inherently aunty Pantha graphic today I want to focus on the value of such narratives inside the clinic broadly defined my attention was focused on this matter a few years ago when the University of which I taught for most of my career created a new medical school without consulting its faculty of course that event prompted me as the founder and director of off toes disability studies program to think about my work in New conduct and interestingly the Dean thought the faculty wasn’t really consulted me in the decision at some point the dean of liberal arts and studies patched together a committee of faculty sort of to the advisory to the medical school and did you think to include the founder and director of the disability studies program no he did not why would you do that so but being little push yet that was at that time tenure rides at home you know I really should be on this committee so I was added to the committee and I got to make my pitch to thee to the new director of the new medical school who nodded politely um how I wondered might the new medical curriculum integrate disability studies generally and quality of life writing in particular our quality of life may seem a neutral in unobjectionable term but it happens if probably most of you know to be quite fraud because it’s clinical application too often encodes medical bias against illness and disability wait what why call this a bias shouldn’t physicians be against illness isn’t the point of medicine to heal the sick well sure this preference to name it more neutrally is inherent in medical practice and rightly so much of the time medicines constructs work well enough but medicine operates within not outside cultural contexts and so medicine often encodes and thus reinforces common prejudices against certain kinds of bodies good evidence of this if we needed it appeared in a recent TED talk by dr. Peter Atia who according to a New York Times story quote admitted to something he believes many doctors may in fact be guilty of that can passion for overweight and obese patients often is not quite as deep as it is for those who are sick for other reasons the unlucky ones for instance who develop cancer or another disease who no apparent both of their home many viewers were moved by dr pappy is at the his apology to a diabetic patient that he admitted having blamed for her condition i would have been more impressed by his apology had it not been prompted by his own having been diagnosed with diabetes himself despite what he considers he was very healthy lifestyle now having questioned the medical preference for health i want to distinguish disability from illness admittedly in practice the two often overlap they often coexist in the same body indeed don’t listen disability have reciprocal relations each can cause the order moreover for legal purposes many physical illnesses like hiv/aids cancer and diabetes and mental illnesses schizophrenia bipolar syndrome count as disabilities last while the illness and disability are conceptually distinct the ill and disabled are not distinct populations and the line between disability analyst is not all is clear but while it is very difficult to draw a sharp line between them or even to clearly articulate the difference there is a distinction and it matters it matters in part because the conflation of disability with homeless necessarily engages the medical paradigm with its preference for health and wholeness this paradigm hails or inter club inter pallet interpolates disabled people as sick and or defective it constructs their conditions as requiring medical intervention which is not always fruitful or even desirable or even desire this conflation tends to pathologize disability willy-nilly it may project the desire for cure or it does not exist a related danger of completing disability with illness lies in undervaluing the lives of disabled people numerous studies of establish that people with significant disabilities rate their quality of life nearly as high as non-disabled people rate there’s many disabled people are surprisingly well adjusted to their conditions especially if their impairments are congenital or acquired early in contrast and non-disabled people especially medical professionals typically consider the quality of life of disabled to be quite poor here we can begin to see the danger of the medical bias in favor of help disabled people do not share cannot understand and are

justifiably offended by the attitude of non-disabled people that their lives are of poor quality or even not worth living so there’s always a danger in writing about someone’s disability that the writable project onto a subject his or her own imagined response to being in that condition empathic intentions may be undermined by this projection this is why the golden rule falls short the way you think you would like others to treat you if you were disabled may not be the way disabled people want you to treat them or the way you would want to be treated should you become disabled it’s a big problem Julie and I’ve only recently kind of grappled with it in the way that I’m understanding it now a significant obstacle to the delivery of health care disabled people then is the disparity between the self reports of their quality of life and the estimates of their quality of life by medical professionals non-disabled healthcare professionals render lower estimates of the quality of life of disabled people then those rendered by the general non-disabled population and much lower estimates than the self reports of people with disabilities so you’ve got these three things you’ve got the self reports and they emphasize reports of people with disabilities again generally about as high as the self reports of non disabled people’s quality of life then you’ve got non disabled people’s estimates of the quality of life of people with disabilities and those are always lower and then you’ve got non-disabled medical professionals estimates of the quality of life of people with disabilities and those are even lower than the general non disabled populations estimates hope you’ve got those three things okay now a little apparent the system the term non-disabled health professionals is not tautological but it’s nearly redundant because medical schools have not traditionally accepted disabled students I would refer to this discrepancy between the high first person reports of their own quality of life like people with disabilities and the low third person estimates of their quality of life as the gap okay when I referred to the gap I’m talking about the gap between the self reports and the third person the first person reports and the third person estimates that I think we’re a lot of work needs to be done and where life narrative can can play a great role as I’ve said since medical professionals are after all or above all dedicated the improvement of physical and mental well-being mental well-being they might be expected to devalue states of impairment and illness so the gap may not be surprising but it’s disturbing and more than that it’s dangerous critical disability studies makes the crucial distinction between impairment which is found in the body and disability which in found in the environments response to the required body and think you’re probably all familiar with that distinction so much of disability studies jit is generated by that distinction I want to invoke that distinction to explore some implications of these discrepant perceptions of the quality of life of people with disabilities first I would argue that the gap itself exposes a hidden impairment a collective mind blindness in non-disabled people especially health care professionals who are unable to imagine what disabled people are thinking and feeling one could say that the supposedly non-disabled population actually has a significant cognitive deficit I think some of you know that I’m picking up this to remind bottomless mind blindness from some early I about autism the second the gap constitutes a disability the underestimation of their quality of life by non-disabled people is a significant part of the prejudicial environment in which disabled people struggle to live with dignity I mean prejudicial in the literal sense their lives are pre judged by others to be low in quality and unlike some other aspects of the environment like in accessible facilities the gap cannot be legislated away interestingly the AMA I think recently decided that obesity should be called the disease which is as close as you can come to legislating away or trying to legislate away you know sticking say it’s a disease just save the disease and there are times recently said I’ve had a thing about should or shouldn’t it in there in here you know their arguments on both sides but that’s not legislation actually the aea cannot legislate away prejudice it can legislate away barriers or try to insult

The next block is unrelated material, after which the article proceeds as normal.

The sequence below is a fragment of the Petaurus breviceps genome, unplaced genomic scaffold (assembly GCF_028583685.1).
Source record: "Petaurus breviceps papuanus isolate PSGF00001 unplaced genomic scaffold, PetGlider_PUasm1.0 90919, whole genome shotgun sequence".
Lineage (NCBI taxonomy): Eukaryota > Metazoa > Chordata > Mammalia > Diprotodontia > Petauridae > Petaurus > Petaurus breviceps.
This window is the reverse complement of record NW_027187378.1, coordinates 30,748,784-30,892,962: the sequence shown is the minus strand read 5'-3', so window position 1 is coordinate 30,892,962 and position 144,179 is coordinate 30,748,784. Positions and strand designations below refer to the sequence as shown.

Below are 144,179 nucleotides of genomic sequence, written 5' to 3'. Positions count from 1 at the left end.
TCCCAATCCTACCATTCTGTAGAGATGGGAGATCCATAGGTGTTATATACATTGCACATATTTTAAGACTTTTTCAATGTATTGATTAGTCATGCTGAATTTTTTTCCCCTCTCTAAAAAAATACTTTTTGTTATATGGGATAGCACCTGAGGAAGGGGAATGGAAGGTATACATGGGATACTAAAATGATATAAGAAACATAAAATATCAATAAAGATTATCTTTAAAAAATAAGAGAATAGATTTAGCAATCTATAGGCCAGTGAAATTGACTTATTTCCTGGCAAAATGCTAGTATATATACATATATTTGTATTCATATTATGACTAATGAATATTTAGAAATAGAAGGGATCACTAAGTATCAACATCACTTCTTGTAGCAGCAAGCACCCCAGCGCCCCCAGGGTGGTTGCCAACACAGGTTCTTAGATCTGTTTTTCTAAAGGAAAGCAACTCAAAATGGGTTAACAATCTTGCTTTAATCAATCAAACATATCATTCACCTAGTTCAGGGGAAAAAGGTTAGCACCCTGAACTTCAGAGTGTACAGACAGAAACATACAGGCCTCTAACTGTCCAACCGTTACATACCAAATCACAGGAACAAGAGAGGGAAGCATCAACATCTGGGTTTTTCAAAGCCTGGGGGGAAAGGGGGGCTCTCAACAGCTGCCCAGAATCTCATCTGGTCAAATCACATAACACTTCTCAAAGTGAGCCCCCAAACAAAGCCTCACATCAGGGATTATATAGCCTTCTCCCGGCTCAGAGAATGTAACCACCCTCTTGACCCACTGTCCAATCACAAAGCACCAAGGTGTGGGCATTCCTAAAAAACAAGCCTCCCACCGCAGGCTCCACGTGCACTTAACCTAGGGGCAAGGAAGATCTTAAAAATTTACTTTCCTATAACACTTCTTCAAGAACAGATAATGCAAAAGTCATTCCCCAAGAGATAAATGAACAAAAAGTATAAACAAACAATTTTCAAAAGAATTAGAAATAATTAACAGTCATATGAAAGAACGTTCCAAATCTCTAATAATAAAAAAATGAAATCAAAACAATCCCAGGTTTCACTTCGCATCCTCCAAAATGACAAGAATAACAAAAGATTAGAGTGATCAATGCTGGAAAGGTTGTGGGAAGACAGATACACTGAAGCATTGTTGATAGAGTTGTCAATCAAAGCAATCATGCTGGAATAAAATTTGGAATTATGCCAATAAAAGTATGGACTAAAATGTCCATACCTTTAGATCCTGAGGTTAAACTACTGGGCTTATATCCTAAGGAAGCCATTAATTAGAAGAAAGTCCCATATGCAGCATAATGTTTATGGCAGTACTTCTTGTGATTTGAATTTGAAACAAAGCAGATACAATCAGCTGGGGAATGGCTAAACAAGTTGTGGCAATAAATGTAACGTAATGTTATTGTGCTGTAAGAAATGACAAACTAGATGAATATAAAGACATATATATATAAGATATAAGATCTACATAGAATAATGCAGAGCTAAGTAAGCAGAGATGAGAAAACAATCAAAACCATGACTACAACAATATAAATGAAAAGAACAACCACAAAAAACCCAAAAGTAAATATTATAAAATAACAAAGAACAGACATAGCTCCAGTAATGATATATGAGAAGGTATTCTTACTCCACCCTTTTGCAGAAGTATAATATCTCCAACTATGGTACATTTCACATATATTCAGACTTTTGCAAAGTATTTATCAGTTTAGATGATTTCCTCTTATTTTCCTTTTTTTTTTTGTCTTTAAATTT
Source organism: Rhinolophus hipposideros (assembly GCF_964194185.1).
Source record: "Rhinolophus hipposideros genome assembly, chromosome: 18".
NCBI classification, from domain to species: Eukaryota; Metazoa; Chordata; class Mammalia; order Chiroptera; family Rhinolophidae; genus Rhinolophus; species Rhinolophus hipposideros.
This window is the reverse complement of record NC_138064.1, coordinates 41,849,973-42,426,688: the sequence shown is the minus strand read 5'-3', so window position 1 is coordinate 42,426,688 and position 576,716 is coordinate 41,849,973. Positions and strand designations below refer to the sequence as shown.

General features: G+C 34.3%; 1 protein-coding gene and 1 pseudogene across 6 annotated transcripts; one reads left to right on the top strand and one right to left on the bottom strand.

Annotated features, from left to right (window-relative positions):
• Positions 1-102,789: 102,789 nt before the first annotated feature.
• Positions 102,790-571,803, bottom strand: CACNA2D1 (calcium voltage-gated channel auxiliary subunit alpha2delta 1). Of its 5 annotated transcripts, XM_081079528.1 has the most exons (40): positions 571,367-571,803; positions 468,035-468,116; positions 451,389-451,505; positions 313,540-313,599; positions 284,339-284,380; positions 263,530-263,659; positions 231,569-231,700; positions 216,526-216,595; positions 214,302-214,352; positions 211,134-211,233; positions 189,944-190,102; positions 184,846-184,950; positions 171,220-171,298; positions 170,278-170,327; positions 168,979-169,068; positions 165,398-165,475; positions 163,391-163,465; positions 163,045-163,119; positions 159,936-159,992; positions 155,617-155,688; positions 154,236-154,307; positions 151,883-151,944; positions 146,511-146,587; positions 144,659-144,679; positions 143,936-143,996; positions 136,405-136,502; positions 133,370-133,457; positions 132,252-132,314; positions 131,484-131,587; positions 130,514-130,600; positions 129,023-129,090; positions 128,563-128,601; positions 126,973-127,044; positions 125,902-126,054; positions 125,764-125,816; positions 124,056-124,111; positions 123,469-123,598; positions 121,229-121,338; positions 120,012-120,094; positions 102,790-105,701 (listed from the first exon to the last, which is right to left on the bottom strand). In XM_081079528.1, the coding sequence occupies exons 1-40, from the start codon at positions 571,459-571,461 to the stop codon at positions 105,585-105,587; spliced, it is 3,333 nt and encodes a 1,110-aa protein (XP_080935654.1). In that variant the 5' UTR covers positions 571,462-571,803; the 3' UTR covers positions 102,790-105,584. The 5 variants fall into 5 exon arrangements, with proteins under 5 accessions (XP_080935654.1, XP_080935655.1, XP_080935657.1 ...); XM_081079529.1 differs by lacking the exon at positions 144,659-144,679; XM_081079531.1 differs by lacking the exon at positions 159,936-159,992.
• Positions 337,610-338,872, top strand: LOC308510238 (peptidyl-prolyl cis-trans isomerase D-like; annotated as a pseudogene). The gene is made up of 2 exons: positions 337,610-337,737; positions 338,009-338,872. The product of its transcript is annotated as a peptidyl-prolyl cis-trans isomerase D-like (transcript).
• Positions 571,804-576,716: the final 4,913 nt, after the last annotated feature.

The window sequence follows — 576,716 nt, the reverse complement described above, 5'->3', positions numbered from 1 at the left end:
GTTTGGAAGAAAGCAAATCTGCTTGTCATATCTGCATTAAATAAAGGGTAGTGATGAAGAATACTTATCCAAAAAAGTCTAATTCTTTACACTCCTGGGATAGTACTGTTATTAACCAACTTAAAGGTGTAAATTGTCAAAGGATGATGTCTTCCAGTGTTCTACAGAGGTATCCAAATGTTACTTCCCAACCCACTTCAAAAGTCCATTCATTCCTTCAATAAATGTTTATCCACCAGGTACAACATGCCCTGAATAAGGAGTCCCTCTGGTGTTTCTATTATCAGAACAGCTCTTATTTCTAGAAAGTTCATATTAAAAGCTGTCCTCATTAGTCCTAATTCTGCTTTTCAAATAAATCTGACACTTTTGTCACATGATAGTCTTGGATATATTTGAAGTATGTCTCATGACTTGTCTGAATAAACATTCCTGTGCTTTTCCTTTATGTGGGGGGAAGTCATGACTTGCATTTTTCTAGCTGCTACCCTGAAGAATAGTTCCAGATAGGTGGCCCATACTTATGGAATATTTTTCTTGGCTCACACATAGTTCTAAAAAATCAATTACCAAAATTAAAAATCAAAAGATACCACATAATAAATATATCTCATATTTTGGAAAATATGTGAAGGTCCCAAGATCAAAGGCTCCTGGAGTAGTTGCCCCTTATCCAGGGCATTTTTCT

the physical environment is resistance in many ways but the psychological environment is is rescinded resistant in different ways the underestimation of the quality of life of disabled people while not a narrative in a narrow sense of the term is amiss is a representation actually a misrepresentation that informs and generates powerful narratives indeed his mind blindness can have life or death consequences in the delivery of health care to people with disabilities there’s a lot of anecdotal evidence you probably hear it himself I would call the igloo in peace with blobs under the title bad crippled and I would recommend his blog he is an anthropologist longtime paraplegic recently had to be hospitalized for pressure wound and he was informed soon after his admission very sympathetic physician that he could be made comfortable if he wished to decline treatment got on the phone and made sure he had lots of missouri’s and that this doctor knew he was an anthropologist and an academic so that he life would be revalued and you hear